Let me get the bad part of his article out of the way first;
Today’s defense community has forgotten that strategic competition is won through irregular warfare — a dangerous mistake. Taiwan wargamers view ultimate “competition” as conventional warfare, and recreate the Battle of Midway in the Taiwan Straits with Ford-class carriers and F-35s. It proves the saying: “Generals always fight the last war, especially if they won it.” The conflict probably would go nuclear in hours or days, and the gamers’ artificially prolonged conventional war phase is fantasy. 
I'm sorry, but no. The last 10-months have clearly showed everyone that "prolonged conventional war" is a reality. It is the normal flow of events when major powers or their alliances reach near parity. "The last war" was/is where "irregular warfare" was the reality. When the next war comes, what haunts my mind is a cleverly briefed "72-hr War" turns in to 72-weeks or 72-months. 

McFate has 180-deg lockoff here.
Policymakers are equally misguided. Of the $780 billion defense budget, the Pentagon is overwhelmingly buying conventional war weapons like fighter jets and navy ships while ignoring irregular war capabilities. The budget for U.S. Special Operations Command, which oversees all American special operators everywhere, is 75 percent the cost of an aircraft carrier, and we’re building three at $13.3 billion a ship, with two more planned. Budgets are moral documents because they do not lie. The Defense Department is preparing for a war with China that looks like World War II with better technology, an improbable scenario.
Again, I'm not buying what he is selling. All evidence points to the greatest military threat in the short to medium term is from the People's Republic of China. If we are lucky, it will be for us at least a maritime and aerospace war. That is what we need to prepare and invest in. That means "fighter jets and navy ships." Their missions will be supported by properly funded "irregular forces" - not the other way around.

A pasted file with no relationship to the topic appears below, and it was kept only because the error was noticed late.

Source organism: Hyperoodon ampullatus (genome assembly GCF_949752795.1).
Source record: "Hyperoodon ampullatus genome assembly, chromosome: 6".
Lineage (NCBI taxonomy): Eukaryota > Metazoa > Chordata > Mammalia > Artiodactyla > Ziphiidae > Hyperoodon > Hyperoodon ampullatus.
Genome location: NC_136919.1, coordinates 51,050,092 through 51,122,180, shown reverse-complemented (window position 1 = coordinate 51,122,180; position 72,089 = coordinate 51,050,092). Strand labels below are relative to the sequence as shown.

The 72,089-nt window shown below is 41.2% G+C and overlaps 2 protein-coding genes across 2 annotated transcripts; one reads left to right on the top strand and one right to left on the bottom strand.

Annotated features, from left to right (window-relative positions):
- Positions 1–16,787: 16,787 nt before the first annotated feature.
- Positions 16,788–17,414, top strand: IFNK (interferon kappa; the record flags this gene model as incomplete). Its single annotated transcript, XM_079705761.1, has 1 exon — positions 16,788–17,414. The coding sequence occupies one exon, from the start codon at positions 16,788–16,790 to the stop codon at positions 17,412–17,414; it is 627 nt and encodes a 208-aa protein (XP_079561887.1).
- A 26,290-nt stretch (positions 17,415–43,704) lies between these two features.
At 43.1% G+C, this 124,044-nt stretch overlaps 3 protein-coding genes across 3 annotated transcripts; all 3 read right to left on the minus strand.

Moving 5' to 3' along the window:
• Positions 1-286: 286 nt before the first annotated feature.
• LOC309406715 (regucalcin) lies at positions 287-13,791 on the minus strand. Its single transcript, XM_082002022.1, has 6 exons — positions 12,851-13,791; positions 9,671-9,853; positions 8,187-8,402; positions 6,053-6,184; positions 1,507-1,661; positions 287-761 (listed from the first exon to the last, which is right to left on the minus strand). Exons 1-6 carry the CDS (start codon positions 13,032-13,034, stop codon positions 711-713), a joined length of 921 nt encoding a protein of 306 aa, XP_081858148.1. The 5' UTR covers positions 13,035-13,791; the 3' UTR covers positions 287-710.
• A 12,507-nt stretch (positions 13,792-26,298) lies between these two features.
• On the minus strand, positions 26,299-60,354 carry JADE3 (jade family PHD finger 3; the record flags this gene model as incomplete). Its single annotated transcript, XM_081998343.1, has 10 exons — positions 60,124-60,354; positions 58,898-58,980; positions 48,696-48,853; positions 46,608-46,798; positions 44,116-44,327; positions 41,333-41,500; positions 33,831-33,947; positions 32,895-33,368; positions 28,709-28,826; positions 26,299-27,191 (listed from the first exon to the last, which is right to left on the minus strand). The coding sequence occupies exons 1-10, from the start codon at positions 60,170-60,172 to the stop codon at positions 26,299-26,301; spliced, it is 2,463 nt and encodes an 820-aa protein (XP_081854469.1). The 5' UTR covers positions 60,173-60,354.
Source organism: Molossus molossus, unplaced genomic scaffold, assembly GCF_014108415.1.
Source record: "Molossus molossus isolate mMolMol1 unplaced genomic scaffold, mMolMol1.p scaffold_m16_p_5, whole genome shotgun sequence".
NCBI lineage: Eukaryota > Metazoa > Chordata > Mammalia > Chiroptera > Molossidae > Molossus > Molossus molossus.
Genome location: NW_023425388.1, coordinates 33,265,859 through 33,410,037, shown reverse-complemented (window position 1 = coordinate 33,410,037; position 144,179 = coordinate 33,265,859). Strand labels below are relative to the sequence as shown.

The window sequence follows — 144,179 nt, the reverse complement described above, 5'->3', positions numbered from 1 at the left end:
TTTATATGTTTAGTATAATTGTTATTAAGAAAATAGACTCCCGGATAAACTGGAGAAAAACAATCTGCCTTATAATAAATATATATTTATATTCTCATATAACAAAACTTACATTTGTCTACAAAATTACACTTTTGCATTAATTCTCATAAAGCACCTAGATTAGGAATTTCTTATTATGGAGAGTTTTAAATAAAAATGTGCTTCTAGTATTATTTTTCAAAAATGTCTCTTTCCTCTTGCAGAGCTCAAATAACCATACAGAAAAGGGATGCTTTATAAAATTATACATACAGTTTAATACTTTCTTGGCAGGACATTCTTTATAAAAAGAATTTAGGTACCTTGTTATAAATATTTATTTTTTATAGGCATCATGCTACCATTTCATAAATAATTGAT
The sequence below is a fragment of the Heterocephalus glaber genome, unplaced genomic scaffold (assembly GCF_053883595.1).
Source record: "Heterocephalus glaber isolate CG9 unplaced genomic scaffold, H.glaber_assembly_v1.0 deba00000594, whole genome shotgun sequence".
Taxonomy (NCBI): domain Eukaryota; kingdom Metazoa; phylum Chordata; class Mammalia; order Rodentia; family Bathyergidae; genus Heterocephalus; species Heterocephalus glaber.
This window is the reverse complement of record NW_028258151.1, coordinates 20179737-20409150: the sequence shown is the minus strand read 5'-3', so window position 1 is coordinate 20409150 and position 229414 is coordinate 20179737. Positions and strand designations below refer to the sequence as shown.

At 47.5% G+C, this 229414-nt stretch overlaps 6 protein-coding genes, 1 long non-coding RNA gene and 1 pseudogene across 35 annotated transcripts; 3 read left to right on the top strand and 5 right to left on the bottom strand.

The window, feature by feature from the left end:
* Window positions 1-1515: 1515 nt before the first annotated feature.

Again, "irregular warfare" is subset of "regular warfare." Always has been. Always will be.

Now to Part-2 of the article I like;
...there are four pitfalls the Irregular Warfare Center (or whatever it will be called) must avoid. First, it should not “reinvent the wheel.” There is a relatively small but robust infrastructure within the Defense Department that already delivers elements of the center’s mission. 
Yes. Agreed. Improve that. McFate does outline significant dangers of rent-seeking and poor thinking;
Second, some think the center should be housed at a civilian university, but this would be a mistake. Most universities eschew the study of war as distasteful, and academic literature is notoriously left-wing. It’s why war colleges exist. Last year, the director of Yale University’s Grand Strategy Program resigned in controversy over her public disdain for Henry Kissinger and teaching Black Lives Matter and “Strategies of U.S. Social Change.” When Yale demurred, she caviled it had succumbed to “donor pressure.” Yale’s Faculty Senate and History Department backed her up, stating professors and programs should never be “under outside surveillance.” Not a good omen for the Defense Department. Additionally, exceedingly few professors specialize in irregular warfare strategy, and there are zero programs dedicated to the topic. Housing the center at a place full of rookies makes no sense. The Defense Department’s desire to leverage academic institutions is principled but unwise.
This is correct. However, if he thinks in 2022 that the academic disease has not infected not just our war colleges but also our service academies, he is greatly mistaken. These are not "right wing" institutions, just the opposite. Especially in the last 15-years, in many areas and departments they are fully left-wing - and not very military.